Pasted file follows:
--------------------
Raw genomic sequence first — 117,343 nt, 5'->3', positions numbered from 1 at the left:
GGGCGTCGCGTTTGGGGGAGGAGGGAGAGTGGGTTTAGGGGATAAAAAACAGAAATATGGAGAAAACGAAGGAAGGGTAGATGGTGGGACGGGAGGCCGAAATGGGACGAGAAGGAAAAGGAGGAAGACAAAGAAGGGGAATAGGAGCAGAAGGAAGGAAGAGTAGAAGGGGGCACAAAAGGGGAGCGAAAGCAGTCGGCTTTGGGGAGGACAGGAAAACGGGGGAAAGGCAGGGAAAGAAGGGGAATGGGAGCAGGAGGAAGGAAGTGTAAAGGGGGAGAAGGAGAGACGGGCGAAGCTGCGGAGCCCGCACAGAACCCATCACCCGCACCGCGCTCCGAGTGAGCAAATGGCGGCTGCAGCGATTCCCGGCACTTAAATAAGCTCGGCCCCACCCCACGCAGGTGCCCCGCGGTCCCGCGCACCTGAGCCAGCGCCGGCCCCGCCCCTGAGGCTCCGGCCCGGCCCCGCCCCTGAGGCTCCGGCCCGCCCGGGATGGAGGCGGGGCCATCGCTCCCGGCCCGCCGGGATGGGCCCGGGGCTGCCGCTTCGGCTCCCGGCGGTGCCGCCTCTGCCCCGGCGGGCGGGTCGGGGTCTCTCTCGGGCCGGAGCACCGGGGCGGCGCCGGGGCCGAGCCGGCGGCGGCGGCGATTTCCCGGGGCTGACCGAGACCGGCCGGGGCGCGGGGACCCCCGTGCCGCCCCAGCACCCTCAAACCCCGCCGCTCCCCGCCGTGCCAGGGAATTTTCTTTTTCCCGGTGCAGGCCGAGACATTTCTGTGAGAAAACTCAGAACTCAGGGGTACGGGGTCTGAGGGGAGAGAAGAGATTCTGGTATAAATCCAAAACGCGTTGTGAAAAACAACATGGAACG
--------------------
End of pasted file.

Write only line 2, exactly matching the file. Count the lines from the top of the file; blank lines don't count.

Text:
GGGCGTCGCGTTTGGGGGAGGAGGGAGAGTGGGTTTAGGGGATAAAAAACAGAAATATGGAGAAAACGAAGGAAGGGTAGATGGTGGGACGGGAGGCCGAAATGGGACGAGAAGGAAAAGGAGGAAGACAAAGAAGGGGAATAGGAGCAGAAGGAAGGAAGAGTAGAAGGGGGCACAAAAGGGGAGCGAAAGCAGTCGGCTTTGGGGAGGACAGGAAAACGGGGGAAAGGCAGGGAAAGAAGGGGAATGGGAGCAGGAGGAAGGAAGTGTAAAGGGGGAGAAGGAGAGACGGGCGAAGCTGCGGAGCCCGCACAGAACCCATCACCCGCACCGCGCTCCGAGTGAGCAAATGGCGGCTGCAGCGATTCCCGGCACTTAAATAAGCTCGGCCCCACCCCACGCAGGTGCCCCGCGGTCCCGCGCACCTGAGCCAGCGCCGGCCCCGCCCCTGAGGCTCCGGCCCGGCCCCGCCCCTGAGGCTCCGGCCCGCCCGGGATGGAGGCGGGGCCATCGCTCCCGGCCCGCCGGGATGGGCCCGGGGCTGCCGCTTCGGCTCCCGGCGGTGCCGCCTCTGCCCCGGCGGGCGGGTCGGGGTCTCTCTCGGGCCGGAGCACCGGGGCGGCGCCGGGGCCGAGCCGGCGGCGGCGGCGATTTCCCGGGGCTGACCGAGACCGGCCGGGGCGCGGGGACCCCCGTGCCGCCCCAGCACCCTCAAACCCCGCCGCTCCCCGCCGTGCCAGGGAATTTTCTTTTTCCCGGTGCAGGCCGAGACATTTCTGTGAGAAAACTCAGAACTCAGGGGTACGGGGTCTGAGGGGAGAGAAGAGATTCTGGTATAAATCCAAAACGCGTTGTGAAAAACAACATGGAACG